Three Tiny Leaks Have Been Found On The International Space Station

Three Tiny Leaks Have Been Found On The International Space Station

Russian news websites reported that the astronaut had discovered the location of three microcracks in the Russian module of the International Space Station (ISS).

The cracks are located in the transfer chamber of the Zvezda module, a place that shares issues related to cracks and oxygen supply. None of this is related and the astronauts are in no danger. Potential cracks have sealed and it appears that in the near future, the transfer chamber will inspected to make sure the leaks have eliminated. Work on this sealing was report by the RIA Novosti news agency, and about a month, later the Russian space agency Roscomos announced the sealing of a possible micro-fisher in the same part of the module.

The current drop in pressure due to leakage is about 0.4 millimeters of mercury per day. This is about 1,500 times smaller than the emergency threshold for a leak, which estimated at 0.5 millimeters of mercury per minute. The ISS shows his age. For more than 20 years, it has settled uninterruptedly – some modules may be out of their planned operating time. Guaranteed multi-ethnic support for the ISS will continue until 2024, and stakeholders are currently deciding what the future holds for the ISS.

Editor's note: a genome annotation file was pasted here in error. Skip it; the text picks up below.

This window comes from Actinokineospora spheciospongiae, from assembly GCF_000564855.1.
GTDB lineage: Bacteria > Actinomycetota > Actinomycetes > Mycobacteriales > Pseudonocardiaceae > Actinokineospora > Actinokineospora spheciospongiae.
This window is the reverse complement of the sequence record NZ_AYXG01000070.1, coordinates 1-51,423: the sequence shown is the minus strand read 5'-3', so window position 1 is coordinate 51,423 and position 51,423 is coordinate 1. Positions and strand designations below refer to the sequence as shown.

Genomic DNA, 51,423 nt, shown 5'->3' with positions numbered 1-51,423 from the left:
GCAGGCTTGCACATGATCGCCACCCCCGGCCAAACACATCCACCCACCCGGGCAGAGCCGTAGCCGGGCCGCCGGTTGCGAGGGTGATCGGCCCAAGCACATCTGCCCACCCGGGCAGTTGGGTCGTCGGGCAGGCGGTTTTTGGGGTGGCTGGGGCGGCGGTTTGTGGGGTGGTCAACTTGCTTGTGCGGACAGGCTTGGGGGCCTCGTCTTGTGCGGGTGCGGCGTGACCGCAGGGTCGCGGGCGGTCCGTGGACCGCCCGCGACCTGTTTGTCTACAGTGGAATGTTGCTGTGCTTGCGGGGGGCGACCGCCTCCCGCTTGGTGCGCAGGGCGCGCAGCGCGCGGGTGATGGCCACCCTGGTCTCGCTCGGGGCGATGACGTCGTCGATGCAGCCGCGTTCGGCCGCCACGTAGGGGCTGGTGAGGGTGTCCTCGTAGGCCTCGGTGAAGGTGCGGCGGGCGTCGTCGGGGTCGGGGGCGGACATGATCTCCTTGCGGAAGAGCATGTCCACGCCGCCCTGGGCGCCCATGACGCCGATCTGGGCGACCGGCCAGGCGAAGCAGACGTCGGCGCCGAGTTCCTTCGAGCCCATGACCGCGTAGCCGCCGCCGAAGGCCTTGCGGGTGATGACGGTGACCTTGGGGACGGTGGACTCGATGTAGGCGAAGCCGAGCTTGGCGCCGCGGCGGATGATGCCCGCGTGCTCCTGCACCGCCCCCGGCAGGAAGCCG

Russian news websites reported that the astronaut had discovered the location of three microcracks in the Russian module of the International Space Station (ISS).

The cracks are located in the transfer chamber of the Zvezda module, a place that shares issues related to cracks and oxygen supply.

None of this is related and the astronauts are in no danger. Potential cracks have sealed and it appears that in the near future, the transfer chamber will inspected to make sure the leaks have eliminated. Work on this sealing was report by the RIA Novosti news agency, and about a month, later the Russian space agency

Roscomos announced the sealing of a possible micro-fisher in the same part of the module. 

The current drop in pressure due to leakage is about 0.4 millimeters of mercury per day. This is about 1,500 times smaller than the emergency threshold for a leak, which estimated at 0.5 millimeters of mercury per minute. The ISS shows his age. For more than 20 years, it has settled uninterruptedly – some modules may be out of their planned operating time. Guaranteed multi-ethnic support for the ISS will continue until 2024, and stakeholders are currently deciding what the future holds for the ISS.

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